What inspired you to write your memoir?
I was in the middle of graduate school, entirely engrossed with other writing projects in the summer of 2008, when I got the call that a brother I adored had been in a car accident and died. He was recently married, a new father, who’d made the inebriated decision to hop into a car with a drunk driver. Within minutes, they flew and rolled off a curve in a country road. His death was so complicated for me–in part because we had been unofficially estranged due to family dynamics and a mother who was mentally ill our whole lives. In the months after he died, I had an urgent need to excavate the pieces of our past in order make sense out of what had happened to us–to our family–and to say all the things (if only in literary form) that I wasn’t able to say to him before he died. Dear Boy started as a fragmented collection of letters written in the most daunting season of my life, and slowly filled out into a narrative that told our story (and the story of our family) in a way that both broke and mended places in my heart.
About your Book:
In this lyric memoir of loss, the narrator’s relationship with a beloved brother disintegrates against the backdrop of her mother’s mental illness and, ultimately, her brother’s death. Part poetry, part elegy, Dear Boy grapples with the universal issues of human longing and grief while praising the unexpected beauty to be found in the wake of such sorrows.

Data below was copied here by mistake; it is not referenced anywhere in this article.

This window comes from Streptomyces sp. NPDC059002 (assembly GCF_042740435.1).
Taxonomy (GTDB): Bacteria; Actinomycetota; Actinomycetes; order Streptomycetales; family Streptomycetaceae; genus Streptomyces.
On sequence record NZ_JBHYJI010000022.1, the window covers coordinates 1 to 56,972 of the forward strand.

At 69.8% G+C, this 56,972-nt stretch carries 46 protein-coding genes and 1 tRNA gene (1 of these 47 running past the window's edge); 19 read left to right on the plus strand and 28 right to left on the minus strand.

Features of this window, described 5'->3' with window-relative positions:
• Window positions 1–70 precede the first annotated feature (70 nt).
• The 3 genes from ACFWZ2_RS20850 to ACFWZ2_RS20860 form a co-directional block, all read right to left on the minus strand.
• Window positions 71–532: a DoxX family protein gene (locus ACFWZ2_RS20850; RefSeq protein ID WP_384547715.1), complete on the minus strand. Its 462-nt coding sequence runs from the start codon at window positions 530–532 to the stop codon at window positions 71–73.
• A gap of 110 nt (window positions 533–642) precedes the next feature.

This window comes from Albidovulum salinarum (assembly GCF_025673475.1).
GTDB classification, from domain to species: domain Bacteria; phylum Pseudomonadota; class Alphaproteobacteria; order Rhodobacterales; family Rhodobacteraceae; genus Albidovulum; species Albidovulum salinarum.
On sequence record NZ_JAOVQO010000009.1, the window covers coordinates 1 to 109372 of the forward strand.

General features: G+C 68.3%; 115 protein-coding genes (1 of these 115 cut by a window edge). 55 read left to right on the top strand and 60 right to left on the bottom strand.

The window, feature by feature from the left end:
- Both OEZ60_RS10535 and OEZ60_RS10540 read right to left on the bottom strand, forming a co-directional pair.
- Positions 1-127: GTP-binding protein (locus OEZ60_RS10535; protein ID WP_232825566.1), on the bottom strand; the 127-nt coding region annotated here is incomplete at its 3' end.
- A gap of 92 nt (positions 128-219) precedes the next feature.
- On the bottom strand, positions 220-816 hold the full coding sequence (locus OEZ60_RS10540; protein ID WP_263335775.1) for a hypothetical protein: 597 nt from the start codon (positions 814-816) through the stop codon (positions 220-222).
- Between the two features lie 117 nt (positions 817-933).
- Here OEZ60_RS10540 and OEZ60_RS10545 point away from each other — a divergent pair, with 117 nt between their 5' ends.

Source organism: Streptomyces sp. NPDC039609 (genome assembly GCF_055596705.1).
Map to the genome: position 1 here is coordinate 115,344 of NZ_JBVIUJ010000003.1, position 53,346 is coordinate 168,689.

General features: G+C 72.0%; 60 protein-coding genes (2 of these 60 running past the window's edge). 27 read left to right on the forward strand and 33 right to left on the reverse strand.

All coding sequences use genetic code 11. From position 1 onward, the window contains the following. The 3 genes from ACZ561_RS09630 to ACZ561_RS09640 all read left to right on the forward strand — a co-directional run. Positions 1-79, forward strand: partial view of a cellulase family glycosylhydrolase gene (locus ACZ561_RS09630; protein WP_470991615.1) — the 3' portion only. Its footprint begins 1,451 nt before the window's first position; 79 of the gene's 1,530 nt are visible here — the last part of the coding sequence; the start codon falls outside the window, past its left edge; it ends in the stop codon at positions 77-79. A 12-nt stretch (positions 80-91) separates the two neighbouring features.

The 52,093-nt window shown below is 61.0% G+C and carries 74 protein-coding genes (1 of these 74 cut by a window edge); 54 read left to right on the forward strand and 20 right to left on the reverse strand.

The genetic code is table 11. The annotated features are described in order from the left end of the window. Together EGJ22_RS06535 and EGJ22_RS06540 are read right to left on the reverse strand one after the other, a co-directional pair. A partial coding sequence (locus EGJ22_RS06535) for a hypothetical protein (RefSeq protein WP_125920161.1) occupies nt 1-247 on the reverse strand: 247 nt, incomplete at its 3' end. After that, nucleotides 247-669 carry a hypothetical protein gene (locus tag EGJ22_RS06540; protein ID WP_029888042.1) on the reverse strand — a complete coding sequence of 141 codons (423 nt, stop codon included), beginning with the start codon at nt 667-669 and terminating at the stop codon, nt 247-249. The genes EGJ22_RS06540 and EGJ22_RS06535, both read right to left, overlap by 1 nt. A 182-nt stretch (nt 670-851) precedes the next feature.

How did you decide how to publish your book and where is it published through:
I was incredibly lucky in that a writing mentor, Judith Kitchen, believed in this piece. In 2014, she launched Ovenbird Books, an imprint of innovative nonfiction writing, and asked me if she could release Dear Boy as one of the first publications. I greatly admired Judith and was honored by the opportunity. I jumped at the offer.
Heather Weber blogs about life, faith, and parenting and writes for ForeWord Reviews. She is a credentialed minister and associate pastor at LIFEchurch in North Liberty, Iowa, where she lives with her husband and three energetic daughters. A hippie in disguise, she dabbles in organic gardening; ferments coconut milk, beets, and cabbage on her countertop (not all together!); and loves to refinish furniture in unexpected ways. Her favorite parenting activity is reading aloud to her girls in front of the fire on winter nights (Narnia, anyone?). She thrives on deep friendships (necessary as water), and she feels she’s in exactly the right place when helping to sort out the tangly bits of life with people in her community and congregation.